GROWING up, I had a fairytale version of becoming a woman.
The "perfect" version - get a good job, find Mr Right, marry, buy a house and have the pigeon pair of children to complete the "happy ever after".
But at 29 years of age, I found this version had been altered to a reality that many women before me had known - a path of infertility and IVF.
While the plight of women undergoing IVF has been told before, my wish is that this is a "pay it forward call to arms" for all fertile men and women to consider egg or sperm donation.
Despite having one of my ovaries removed as a child, it was never thought I would have fertility issues.
However, after recently being diagnosed with Kallman syndrome and undergoing an AMH "egg timer" test, I discovered I would have to act fast before the chance of becoming a mother slipped away.
As I had not yet found Mr Right, my first IVF stimulation cycle was to retrieve and store all viable eggs.
This has allowed me to keep my options open so that if I one day find my life part
ner, I can have a child that will be biologically his.
Despite advancements in technology and science, the survival and quality rate of frozen eggs is still not as viable as the usual IVF embryo process.
After much deliberation, I decided I would not put all my "eggs in one basket" and underwent a second stimulation cycle to retrieve more eggs that would be fertilised with anonymous donor sperm.
I had just one week to read a long list of profiles - detailing everything from physical attributes to mental aptitude, and including hand-written messages - and choose the potential father of my child.
Family and friends pitched in to help in the decision-making. Let's just say that many bottles of wine were consumed during an online shopping expedition I don't think any of us ever expected to be involved in.
With a consensus finally reached, I now have embryos - "embabies", as they are affectionately known - frozen and stored away in case I still don't have a partner when the time is right to become a mum.
While I was lucky enough to discover my "fertility decline" in time to act on what I like to call my "motherhood insurance policy", others are not as fortunate. This leads to many people needing to acquire donor eggs or sperm.
Having been immersed in the IVF world and its process, my eyes were opened up to the real need for egg and sperm donors.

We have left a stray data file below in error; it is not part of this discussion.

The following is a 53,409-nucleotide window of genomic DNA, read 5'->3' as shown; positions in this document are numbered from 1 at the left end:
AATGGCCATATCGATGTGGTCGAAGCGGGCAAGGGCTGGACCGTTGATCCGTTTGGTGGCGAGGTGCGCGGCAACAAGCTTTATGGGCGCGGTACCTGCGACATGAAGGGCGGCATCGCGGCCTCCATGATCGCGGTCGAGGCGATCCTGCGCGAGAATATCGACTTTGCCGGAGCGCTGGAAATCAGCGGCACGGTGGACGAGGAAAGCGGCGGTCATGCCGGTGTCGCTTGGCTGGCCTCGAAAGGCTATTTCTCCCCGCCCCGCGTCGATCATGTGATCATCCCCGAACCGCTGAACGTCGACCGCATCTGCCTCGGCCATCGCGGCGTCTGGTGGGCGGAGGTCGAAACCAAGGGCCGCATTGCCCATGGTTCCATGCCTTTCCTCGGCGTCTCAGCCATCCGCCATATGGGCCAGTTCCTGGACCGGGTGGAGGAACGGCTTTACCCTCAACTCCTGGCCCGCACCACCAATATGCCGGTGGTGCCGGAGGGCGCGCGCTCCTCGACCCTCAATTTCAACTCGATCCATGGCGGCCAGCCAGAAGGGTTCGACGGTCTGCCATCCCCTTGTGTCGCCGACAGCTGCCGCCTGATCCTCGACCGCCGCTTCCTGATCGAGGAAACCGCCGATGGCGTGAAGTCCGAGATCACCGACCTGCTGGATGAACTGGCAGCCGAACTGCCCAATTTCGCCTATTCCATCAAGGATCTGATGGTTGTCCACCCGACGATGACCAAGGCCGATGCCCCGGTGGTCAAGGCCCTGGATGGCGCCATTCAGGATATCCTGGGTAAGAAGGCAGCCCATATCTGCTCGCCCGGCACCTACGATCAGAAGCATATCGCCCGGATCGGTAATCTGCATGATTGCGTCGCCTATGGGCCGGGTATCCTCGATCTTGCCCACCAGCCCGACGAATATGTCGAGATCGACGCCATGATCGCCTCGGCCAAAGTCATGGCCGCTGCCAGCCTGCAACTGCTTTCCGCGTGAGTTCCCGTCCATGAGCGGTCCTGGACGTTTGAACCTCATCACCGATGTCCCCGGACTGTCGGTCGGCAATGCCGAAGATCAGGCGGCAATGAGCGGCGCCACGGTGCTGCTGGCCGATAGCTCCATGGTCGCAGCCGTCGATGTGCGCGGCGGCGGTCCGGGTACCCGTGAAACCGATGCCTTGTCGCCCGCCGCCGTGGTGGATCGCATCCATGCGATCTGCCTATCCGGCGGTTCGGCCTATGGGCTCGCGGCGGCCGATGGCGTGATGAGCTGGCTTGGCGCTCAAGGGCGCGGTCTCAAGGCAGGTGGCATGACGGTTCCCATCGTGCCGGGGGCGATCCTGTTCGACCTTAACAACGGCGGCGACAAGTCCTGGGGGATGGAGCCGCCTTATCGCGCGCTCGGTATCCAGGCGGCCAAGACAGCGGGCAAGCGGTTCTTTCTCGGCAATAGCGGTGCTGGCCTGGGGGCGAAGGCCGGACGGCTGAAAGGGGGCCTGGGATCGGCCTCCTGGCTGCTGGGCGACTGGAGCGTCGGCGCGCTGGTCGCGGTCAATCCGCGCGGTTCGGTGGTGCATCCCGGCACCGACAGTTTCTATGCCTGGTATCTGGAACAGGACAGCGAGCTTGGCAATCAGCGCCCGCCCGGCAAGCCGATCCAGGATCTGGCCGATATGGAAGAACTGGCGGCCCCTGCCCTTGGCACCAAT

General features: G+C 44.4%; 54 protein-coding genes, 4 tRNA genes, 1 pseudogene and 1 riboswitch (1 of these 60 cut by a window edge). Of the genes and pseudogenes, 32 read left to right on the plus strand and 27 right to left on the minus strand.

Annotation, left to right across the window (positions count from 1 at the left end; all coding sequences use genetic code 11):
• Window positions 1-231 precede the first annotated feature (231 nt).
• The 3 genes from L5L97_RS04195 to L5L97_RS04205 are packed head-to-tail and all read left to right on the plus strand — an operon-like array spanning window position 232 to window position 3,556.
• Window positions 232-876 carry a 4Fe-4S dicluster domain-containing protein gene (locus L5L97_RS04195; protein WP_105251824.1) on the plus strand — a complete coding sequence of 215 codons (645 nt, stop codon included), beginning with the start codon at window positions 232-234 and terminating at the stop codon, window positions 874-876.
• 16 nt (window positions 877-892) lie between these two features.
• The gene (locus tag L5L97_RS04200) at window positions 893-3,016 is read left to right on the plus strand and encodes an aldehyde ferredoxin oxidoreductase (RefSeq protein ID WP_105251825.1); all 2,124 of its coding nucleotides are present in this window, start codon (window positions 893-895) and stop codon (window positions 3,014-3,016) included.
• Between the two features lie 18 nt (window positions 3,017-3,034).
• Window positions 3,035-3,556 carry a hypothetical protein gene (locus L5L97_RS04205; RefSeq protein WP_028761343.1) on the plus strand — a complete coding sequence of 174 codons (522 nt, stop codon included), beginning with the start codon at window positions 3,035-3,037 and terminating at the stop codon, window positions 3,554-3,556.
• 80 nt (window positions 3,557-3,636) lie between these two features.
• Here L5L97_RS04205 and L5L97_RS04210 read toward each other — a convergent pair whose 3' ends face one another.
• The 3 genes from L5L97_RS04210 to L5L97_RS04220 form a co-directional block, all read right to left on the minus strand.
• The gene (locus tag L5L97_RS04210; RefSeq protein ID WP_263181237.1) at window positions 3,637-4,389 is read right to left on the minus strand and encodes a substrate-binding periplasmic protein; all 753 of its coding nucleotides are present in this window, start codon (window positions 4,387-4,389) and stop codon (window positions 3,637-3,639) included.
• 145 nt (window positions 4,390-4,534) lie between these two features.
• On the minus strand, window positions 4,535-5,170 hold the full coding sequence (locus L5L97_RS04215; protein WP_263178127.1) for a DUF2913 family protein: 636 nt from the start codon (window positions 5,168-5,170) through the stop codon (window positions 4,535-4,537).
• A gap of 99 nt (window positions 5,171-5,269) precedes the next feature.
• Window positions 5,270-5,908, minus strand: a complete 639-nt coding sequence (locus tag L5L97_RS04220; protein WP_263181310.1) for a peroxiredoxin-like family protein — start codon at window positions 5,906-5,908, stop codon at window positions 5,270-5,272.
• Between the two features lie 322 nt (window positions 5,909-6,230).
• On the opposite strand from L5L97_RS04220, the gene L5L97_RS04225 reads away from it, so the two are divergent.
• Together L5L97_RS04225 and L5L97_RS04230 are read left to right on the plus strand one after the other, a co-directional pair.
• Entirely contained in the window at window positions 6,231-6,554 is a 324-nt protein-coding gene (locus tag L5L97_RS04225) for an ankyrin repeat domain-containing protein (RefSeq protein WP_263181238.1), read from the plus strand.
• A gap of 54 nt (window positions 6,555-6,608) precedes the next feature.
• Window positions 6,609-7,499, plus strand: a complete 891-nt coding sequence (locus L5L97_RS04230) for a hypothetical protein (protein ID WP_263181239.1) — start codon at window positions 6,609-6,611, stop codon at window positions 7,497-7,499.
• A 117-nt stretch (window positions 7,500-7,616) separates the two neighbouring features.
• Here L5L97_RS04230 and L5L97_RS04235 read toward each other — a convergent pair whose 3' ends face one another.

For example, the only anonymous sperm I was able to select was from American donation supplies, as fewer and fewer Australian men are donating.
If you are a female needing an anonymous egg donation, the outlook is even more bleak. I have heard the wait can be up to six years.
It seems if you are undergoing a fertility struggle, the most logical path forward is still a "known" donor.
For many, the obvious choice is to have your child with some level of dual genetic comparability to yourself or a family member.
However, this "known" donor process has its own set of rules and regulations, including a psychological assessment and cooling-off periods.
But what if you need to purchase eggs or sperm from an unknown source? This still has its formalities to endure and a whole new set of limitations. There are the costs involved, as well as the rigours of the selection process, but it also has the added reality your child will have a genetic component you will never truly fully comprehend.
While it may seem daunting or strange to not truly understand all aspects of your child's genetics and thus some of their "quirks", the desire to be a mother becomes the overwhelming concern. So while I have used anonymous donor sperm and accepted these aspects of future parenthood, what I am most thankful for is the opportunity it has provided.
I am truly grateful that in today's society someone has unselfishly donated a part of their genetic make-up to allow my dreams to one day become a reality. This generosity has touched me so much that I have vowed to donate any of my remaining eggs once I have finished "cashing in my motherhood insurance policy".
I would also donate any of my remaining "embabies", but since they are a by-product of donor sperm it is against the law to "on-donate" them.
My struggle with infertility has highlighted the need for us as individuals to always remain humble and try to "pay it forward" when humanity offers us a chance at what would otherwise seem unattainable.
Since I am a firm believer that a community shapes a child - many people within society will impart some qualities on our children - it would be nice if maybe we as a collective could start this process at the genetic stage.
While many may find the idea of donating some form of your genetic make-up abhorrent, if reading this sparks one person to take up anonymous egg or sperm donation, my message of "paying forward" with the gift of genetic life will have been successful.
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